Although neither had any associations with the film industry, Janowitz and Mayer wrote a script over six weeks during the winter of 1918–19. In describing their roles, Janowitz called himself "the father who planted the seed, and Mayer the mother who conceived and ripened it". The Expressionist filmmaker Paul Wegener was among their influences. The story was partially inspired by a circus sideshow the two visited on Kantstrasse in Berlin, called "Man or Machine?", in which a man performed feats of great strength after becoming hypnotized. They first visualized the story of Caligari the night of that show. Several of Janowitz's past experiences influenced his writing, including memories of his hometown of Prague, and, as he put it, a mistrust of "the authoritative power of an inhuman state gone mad" due to his military service. Janowitz also believed he had witnessed a murder in 1913 near an amusement park on Hamburg's Reeperbahn, beside the Holstenwall, which served as another inspiration for the script. According to Janowitz, he observed a woman disappear into some bushes, from which a respectable-looking man emerged a few moments later, and the next day Janowitz learned the girl was murdered. Holstenwall later became the name of the town setting in Caligari.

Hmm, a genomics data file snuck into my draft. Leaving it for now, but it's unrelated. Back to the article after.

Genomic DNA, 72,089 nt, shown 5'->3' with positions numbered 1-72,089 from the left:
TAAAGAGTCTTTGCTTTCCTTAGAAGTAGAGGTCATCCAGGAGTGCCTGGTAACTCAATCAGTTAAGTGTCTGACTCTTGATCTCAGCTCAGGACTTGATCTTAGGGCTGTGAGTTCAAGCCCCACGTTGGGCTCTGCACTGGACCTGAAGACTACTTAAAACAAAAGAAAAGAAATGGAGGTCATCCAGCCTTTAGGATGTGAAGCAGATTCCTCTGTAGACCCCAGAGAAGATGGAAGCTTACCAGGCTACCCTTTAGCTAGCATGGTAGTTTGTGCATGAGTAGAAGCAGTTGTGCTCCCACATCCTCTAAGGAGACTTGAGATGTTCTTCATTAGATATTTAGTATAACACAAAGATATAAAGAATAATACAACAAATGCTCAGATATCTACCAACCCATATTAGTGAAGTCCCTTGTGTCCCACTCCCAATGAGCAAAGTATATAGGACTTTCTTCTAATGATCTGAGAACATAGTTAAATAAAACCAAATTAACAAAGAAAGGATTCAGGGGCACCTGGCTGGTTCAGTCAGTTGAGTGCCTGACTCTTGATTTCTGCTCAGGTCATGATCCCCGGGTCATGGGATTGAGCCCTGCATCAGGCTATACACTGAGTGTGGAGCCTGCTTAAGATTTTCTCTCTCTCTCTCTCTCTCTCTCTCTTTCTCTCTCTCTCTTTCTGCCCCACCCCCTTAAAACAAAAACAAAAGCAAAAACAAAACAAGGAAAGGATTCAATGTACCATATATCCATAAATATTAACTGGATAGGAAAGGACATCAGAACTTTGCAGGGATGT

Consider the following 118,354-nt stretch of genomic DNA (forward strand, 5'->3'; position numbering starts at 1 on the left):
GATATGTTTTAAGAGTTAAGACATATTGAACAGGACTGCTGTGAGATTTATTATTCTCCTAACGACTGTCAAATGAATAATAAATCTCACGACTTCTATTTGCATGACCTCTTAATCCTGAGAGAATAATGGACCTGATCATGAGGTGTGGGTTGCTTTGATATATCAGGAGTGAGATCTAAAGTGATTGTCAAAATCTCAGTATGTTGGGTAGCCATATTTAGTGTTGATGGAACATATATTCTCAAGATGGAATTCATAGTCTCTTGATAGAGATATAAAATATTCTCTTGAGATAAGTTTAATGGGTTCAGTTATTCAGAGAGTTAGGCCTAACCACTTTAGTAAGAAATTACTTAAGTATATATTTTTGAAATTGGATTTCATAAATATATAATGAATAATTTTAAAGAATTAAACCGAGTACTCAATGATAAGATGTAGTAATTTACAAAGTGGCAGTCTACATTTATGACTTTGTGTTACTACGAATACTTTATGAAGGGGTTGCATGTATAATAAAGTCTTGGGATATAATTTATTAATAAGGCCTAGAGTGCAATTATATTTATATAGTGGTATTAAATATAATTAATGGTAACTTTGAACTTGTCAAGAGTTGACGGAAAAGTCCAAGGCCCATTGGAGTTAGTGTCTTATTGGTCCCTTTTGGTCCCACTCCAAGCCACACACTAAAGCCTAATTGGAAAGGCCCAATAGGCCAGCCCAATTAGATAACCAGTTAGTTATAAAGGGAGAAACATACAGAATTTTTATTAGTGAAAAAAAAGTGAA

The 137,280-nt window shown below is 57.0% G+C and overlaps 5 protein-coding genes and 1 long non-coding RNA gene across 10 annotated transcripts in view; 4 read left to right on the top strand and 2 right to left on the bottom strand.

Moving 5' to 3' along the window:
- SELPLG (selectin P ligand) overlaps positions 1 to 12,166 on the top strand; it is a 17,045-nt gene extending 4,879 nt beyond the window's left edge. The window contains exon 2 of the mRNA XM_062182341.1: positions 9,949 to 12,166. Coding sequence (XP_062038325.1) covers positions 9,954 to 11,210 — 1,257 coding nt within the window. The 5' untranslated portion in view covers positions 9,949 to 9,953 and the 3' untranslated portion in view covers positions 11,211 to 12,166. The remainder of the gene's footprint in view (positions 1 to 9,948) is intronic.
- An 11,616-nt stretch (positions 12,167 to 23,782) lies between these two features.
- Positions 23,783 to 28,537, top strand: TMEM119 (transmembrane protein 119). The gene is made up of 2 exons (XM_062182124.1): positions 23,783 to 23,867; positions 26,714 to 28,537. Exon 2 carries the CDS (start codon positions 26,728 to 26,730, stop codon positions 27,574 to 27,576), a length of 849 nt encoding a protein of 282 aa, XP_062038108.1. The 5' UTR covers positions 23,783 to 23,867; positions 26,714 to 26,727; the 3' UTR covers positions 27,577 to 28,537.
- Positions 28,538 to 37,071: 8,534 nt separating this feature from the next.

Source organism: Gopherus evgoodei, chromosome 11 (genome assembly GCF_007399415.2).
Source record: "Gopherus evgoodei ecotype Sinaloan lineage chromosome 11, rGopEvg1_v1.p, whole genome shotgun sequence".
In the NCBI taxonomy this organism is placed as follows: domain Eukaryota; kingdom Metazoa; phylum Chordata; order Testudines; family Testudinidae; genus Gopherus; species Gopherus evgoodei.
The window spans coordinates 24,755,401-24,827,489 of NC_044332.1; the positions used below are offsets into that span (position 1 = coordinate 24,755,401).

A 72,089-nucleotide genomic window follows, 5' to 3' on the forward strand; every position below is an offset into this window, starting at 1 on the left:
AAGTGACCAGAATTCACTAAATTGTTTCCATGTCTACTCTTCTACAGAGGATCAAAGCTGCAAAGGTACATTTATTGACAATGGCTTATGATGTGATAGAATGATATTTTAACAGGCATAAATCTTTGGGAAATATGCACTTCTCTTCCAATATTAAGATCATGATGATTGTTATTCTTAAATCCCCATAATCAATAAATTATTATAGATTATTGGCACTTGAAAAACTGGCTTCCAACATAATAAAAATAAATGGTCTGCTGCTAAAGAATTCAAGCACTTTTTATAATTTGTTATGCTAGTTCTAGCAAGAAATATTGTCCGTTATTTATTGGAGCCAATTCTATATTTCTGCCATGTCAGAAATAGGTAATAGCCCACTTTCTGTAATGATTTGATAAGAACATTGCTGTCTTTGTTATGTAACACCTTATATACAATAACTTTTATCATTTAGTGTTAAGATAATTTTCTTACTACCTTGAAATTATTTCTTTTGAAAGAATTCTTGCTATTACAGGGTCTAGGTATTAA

Janowitz and Mayer are said to have set out to write a story denouncing arbitrary authority as brutal and insane. Janowitz said it was only years after the film was released that he realized exposing the "authoritative power of an inhuman state" was the "subconscious intention" of the writers. However, Hermann Warm, who designed the film's sets, said Mayer had no political intentions when he wrote the film. Film historian David Robinson noted Janowitz did not refer to anti-authority intentions in the script until many decades after Caligari was released, and he suggested Janowitz's recollection may have changed in response to later interpretations to the film. The film they wrote was entitled Das Cabinet des Dr. Caligari, using the English spelling Cabinet rather than the German Kabinett. The completed script contained 141 scenes. Janowitz has claimed the name Caligari, which was not settled upon until after the script was finished, was inspired by a rare book called Unknown Letters of Stendhal, which featured a letter from the French novelist Stendhal referring to a French officer named Caligari he met at the La Scala theatre in Milan. However, no record of any such letter exists, and film historian John D. Barlow suggested Janowitz may have fabricated the story. The physical appearance of Caligari was inspired by portraits of the German philosopher Arthur Schopenhauer. The character's name is spelled Calligaris in the only known surviving script, although in some instances the final s is removed. Other character names are also spelled differently from the final film: Cesare appears as Caesare, Alan is Allan or sometimes Alland and Dr. Olfen is Dr. Olfens. Likewise, unnamed characters in the final film have names in the script, including the town clerk ("Dr. Lüders") and the house-breaker ("Jakob Straat").